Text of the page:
This is a very broad request. "Vehicle" is an expansive term and has been defined to include locomotives, airplanes, submarines, satelites, lunar probes, tractors, farm equipment, tanks and half-tracks. Webster's Third New International Dictionary at 2538 (1976). Further, the request is not limited to any time period. The vehicle involved in this suit is a 1966 Chevrolet chassis cab truck. General Motors argues the request for discovery, would require producing information on all automobiles it has manufactured since 1908, as well as data on locomotives and tanks.

The Smiths' counsel admitted at the hearing on the motion to modify that his clients were interested only in "test results pertaining to in-cab gas tanks and through the cab filler necks from 1949 to 1972." In response to General Motor's argument at the hearing that the discovery should be limited to side-impact tests, the Smiths' attorney responded:

I think the pertinent point and the main point is trucks with the tanks behind the seat in the cab with the filler neck sticking out the left side of the cab. I think we're entitled to all test results in those trucks from 1949 to 1972, whether they were hit from the side, front, or a ten-ton weight dropped on them or whatever.

More recently, in their Reply to Petition for Writ of Mandamus, the Smiths state:

A careful review of Plaintiffs' request for production and interrogatories, as well as GM's initial responses to those requests for production and interrogatories . . . reveals that Plaintiffs' interest is in "trucks in which the gasoline storage tank was located within the passenger cab and in which the gasoline filler pipe protruded from the side of the truck."

Additionally, counsel for General Motors asserts an oral agreement was reached between himself and the Smiths' attorney following the hearing on the motion to modify. The parties' attorneys apparently agreed that the Smiths would restrict their request for production and interrogatories to trucks with in-cab fuel tanks, for the vehicles, regardless of the direction of impact. At oral argument in this Court, the Smiths' counsel admitted he made the agreement. However, because of General Motors' delay and its failure to provide the information requested in a meaningful manner, counsel argues General Motors must produce everything originally ordered by the trial court.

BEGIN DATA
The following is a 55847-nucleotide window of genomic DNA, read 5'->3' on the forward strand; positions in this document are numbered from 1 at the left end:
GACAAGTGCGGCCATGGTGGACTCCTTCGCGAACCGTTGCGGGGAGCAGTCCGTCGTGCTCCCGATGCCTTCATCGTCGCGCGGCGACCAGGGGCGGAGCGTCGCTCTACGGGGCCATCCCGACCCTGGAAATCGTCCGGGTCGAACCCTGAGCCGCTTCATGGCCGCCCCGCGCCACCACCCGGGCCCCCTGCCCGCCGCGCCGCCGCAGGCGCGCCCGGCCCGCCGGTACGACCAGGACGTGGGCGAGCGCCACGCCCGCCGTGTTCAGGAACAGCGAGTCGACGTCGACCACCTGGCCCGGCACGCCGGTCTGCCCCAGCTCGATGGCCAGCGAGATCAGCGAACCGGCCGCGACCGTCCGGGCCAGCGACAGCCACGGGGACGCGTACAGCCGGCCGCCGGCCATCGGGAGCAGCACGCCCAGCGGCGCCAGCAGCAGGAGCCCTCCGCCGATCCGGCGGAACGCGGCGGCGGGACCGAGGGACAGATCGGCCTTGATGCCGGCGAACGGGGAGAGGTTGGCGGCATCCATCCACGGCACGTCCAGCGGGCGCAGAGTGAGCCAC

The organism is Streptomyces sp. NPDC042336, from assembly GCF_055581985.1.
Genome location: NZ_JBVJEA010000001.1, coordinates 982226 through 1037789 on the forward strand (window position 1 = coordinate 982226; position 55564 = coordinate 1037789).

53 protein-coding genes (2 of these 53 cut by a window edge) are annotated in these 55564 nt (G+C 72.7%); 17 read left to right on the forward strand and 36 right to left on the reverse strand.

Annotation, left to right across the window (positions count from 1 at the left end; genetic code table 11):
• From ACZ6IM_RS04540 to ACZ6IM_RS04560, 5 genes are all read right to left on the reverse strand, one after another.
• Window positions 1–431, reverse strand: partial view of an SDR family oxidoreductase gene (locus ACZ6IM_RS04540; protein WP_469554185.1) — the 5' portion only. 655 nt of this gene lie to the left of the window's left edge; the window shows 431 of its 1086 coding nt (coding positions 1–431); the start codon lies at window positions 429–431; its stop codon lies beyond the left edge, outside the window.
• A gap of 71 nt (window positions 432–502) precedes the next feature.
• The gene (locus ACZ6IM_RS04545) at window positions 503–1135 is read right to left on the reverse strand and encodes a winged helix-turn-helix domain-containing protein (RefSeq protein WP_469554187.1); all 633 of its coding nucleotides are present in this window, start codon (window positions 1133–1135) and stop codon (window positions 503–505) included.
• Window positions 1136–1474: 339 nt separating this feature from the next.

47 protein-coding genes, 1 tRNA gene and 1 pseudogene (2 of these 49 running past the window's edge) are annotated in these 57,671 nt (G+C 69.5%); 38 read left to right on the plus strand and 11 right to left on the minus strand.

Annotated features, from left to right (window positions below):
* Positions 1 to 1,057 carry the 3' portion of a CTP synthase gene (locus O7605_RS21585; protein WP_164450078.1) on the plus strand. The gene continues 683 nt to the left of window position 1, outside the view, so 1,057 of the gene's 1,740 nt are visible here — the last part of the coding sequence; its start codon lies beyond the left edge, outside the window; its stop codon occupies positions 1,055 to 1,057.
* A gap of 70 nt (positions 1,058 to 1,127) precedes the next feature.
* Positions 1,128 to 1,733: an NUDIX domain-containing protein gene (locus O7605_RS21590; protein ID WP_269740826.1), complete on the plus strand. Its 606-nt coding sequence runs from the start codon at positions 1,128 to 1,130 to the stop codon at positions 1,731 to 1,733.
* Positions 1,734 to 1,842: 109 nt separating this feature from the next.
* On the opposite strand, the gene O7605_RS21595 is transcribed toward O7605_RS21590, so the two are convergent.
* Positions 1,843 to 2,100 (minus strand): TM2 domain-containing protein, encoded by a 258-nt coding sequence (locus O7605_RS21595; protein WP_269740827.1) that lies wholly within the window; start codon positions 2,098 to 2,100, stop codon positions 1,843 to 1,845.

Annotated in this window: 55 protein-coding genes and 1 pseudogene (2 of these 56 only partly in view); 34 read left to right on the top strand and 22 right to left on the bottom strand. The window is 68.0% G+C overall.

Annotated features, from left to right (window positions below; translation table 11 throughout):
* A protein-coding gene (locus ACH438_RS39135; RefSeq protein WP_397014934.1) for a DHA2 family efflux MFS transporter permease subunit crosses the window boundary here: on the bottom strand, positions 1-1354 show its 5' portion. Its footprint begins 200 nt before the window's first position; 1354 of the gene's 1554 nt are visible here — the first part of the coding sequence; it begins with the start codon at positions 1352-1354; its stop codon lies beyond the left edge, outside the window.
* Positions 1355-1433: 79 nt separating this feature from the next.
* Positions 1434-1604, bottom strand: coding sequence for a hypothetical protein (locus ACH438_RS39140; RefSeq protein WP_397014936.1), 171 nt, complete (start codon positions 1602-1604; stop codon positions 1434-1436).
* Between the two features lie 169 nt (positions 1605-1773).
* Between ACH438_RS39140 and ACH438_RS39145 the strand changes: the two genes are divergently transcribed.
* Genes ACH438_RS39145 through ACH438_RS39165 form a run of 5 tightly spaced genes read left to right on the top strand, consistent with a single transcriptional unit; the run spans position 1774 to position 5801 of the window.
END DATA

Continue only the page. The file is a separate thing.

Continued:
We hold Judge Lawrence's discovery order was overly broad in compelling discovery of all General Motors' vehicles for all model years. Surely information on all "vehicles" designed, manufactured or sold by General Motors is not relevant to this action. Counsel for the Smiths has indicated by statements to the trial court and to this Court and by the terms of the agreement the material he considers relevant. Under these facts, it was an abuse of discretion for Judge Lawrence to refuse to limit discovery of information to vehicles relevant to this suit. Discovery should be limited to records of trucks for model years 1949 through 1972, and should include all impact test results, regardless of the direction of impact.

Since Crane v. Tunks, 160 Tex. 182, 328 S.W.2d 434 (1959), this Court has been flooded with mandamus actions to either compel or deny discovery. Although this court has extensively revised the discovery rules to expedite discovery, the revisions have not solved the abuse of the discovery process caused by overly broad requests, delay in production, or production of material in a meaningless manner. The discovery rules provide for sanctions which, if used, might possibly discourage these practices. See T.R.C.P. 170, 215a. Compelling discovery of non-relevant material, however, is not one of the available sanctions under our rules.

We anticipate Judge Lawrence will vacate his docket entry of August 2, 1982 and will enter an order consistent with this opinion. Should he fail to do so, the Clerk of the Supreme Court shall be instructed to issue the writ of mandamus.

Concurring opinion by RAY, J.

WALLACE, J., notes his dissent.

I concur with the opinion of the Court as much for what it says as what it does not say. The narrow basis of the Court's opinion rests upon the agreed scope of relevant information the plaintiffs actually desired and expressed in the record. Essentially, the Court has determined that discovery orders should not exceed the intended scope expressed by the requesting party: a discovery order exceeding such parameters is overly broad.

The opinion cannot be construed as an expression of limitation upon discovery in vehicular crashworthiness and/or design defect cases. We do not say that discovery should be limited to information regarding the particular vehicle model involved in the cause of action. Alleged defects in one product line may or may not be relevant to alleged defects in another product line of the same manufacturer. In passing upon the relevancy and materiality of such information sought to be discovered, the various remedies sought by a plaintiff and the burdens of proving entitlement to such remedies must be kept in mind. For example, the scope of discovery in product defect cases may be permissibly wide, especially where the plaintiff is alleging grounds for the award of exemplary damages.